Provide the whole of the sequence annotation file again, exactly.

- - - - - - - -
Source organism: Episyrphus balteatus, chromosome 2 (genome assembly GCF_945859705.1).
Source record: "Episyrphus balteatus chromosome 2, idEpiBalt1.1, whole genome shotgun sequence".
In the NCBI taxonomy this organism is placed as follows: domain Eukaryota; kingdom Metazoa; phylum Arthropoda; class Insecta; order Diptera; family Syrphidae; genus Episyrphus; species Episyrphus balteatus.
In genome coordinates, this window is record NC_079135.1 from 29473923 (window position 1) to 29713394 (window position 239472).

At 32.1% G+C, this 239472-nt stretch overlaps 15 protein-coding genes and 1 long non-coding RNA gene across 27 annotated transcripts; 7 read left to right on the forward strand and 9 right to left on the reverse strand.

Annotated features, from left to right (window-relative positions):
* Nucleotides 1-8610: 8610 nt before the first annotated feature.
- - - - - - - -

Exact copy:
Source organism: Episyrphus balteatus, chromosome 2 (genome assembly GCF_945859705.1).
Source record: "Episyrphus balteatus chromosome 2, idEpiBalt1.1, whole genome shotgun sequence".
In the NCBI taxonomy this organism is placed as follows: domain Eukaryota; kingdom Metazoa; phylum Arthropoda; class Insecta; order Diptera; family Syrphidae; genus Episyrphus; species Episyrphus balteatus.
In genome coordinates, this window is record NC_079135.1 from 29473923 (window position 1) to 29713394 (window position 239472).

At 32.1% G+C, this 239472-nt stretch overlaps 15 protein-coding genes and 1 long non-coding RNA gene across 27 annotated transcripts; 7 read left to right on the forward strand and 9 right to left on the reverse strand.

Annotated features, from left to right (window-relative positions):
* Nucleotides 1-8610: 8610 nt before the first annotated feature.